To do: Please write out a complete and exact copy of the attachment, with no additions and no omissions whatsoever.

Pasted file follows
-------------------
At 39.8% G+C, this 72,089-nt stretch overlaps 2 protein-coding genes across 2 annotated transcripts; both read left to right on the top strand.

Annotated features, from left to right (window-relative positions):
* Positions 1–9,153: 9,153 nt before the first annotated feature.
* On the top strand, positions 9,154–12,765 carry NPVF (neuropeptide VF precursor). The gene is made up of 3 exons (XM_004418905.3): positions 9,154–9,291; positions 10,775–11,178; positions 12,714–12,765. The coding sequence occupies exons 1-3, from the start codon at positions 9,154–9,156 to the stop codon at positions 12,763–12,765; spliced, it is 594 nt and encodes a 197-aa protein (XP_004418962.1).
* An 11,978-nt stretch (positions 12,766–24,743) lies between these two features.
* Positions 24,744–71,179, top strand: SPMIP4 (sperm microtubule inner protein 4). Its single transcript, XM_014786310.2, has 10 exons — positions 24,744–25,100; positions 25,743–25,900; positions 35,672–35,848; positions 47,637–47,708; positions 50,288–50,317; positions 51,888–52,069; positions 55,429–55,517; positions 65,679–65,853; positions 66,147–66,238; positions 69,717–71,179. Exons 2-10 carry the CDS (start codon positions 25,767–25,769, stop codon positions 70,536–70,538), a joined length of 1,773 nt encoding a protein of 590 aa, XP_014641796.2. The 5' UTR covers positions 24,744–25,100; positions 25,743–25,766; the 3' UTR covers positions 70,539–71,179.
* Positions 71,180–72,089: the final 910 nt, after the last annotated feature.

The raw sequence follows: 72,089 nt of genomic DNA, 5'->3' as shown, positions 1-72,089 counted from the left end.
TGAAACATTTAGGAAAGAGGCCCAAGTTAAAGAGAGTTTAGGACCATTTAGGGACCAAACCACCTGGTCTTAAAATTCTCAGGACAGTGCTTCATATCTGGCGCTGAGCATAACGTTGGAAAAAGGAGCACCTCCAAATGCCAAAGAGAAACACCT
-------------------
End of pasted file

At 39.8% G+C, this 72,089-nt stretch overlaps 2 protein-coding genes across 2 annotated transcripts; both read left to right on the top strand.

Annotated features, from left to right (window-relative positions):
* Positions 1–9,153: 9,153 nt before the first annotated feature.
* On the top strand, positions 9,154–12,765 carry NPVF (neuropeptide VF precursor). The gene is made up of 3 exons (XM_004418905.3): positions 9,154–9,291; positions 10,775–11,178; positions 12,714–12,765. The coding sequence occupies exons 1-3, from the start codon at positions 9,154–9,156 to the stop codon at positions 12,763–12,765; spliced, it is 594 nt and encodes a 197-aa protein (XP_004418962.1).
* An 11,978-nt stretch (positions 12,766–24,743) lies between these two features.
* Positions 24,744–71,179, top strand: SPMIP4 (sperm microtubule inner protein 4). Its single transcript, XM_014786310.2, has 10 exons — positions 24,744–25,100; positions 25,743–25,900; positions 35,672–35,848; positions 47,637–47,708; positions 50,288–50,317; positions 51,888–52,069; positions 55,429–55,517; positions 65,679–65,853; positions 66,147–66,238; positions 69,717–71,179. Exons 2-10 carry the CDS (start codon positions 25,767–25,769, stop codon positions 70,536–70,538), a joined length of 1,773 nt encoding a protein of 590 aa, XP_014641796.2. The 5' UTR covers positions 24,744–25,100; positions 25,743–25,766; the 3' UTR covers positions 70,539–71,179.
* Positions 71,180–72,089: the final 910 nt, after the last annotated feature.

The raw sequence follows: 72,089 nt of genomic DNA, 5'->3' as shown, positions 1-72,089 counted from the left end.
TGAAACATTTAGGAAAGAGGCCCAAGTTAAAGAGAGTTTAGGACCATTTAGGGACCAAACCACCTGGTCTTAAAATTCTCAGGACAGTGCTTCATATCTGGCGCTGAGCATAACGTTGGAAAAAGGAGCACCTCCAAATGCCAAAGAGAAACACCT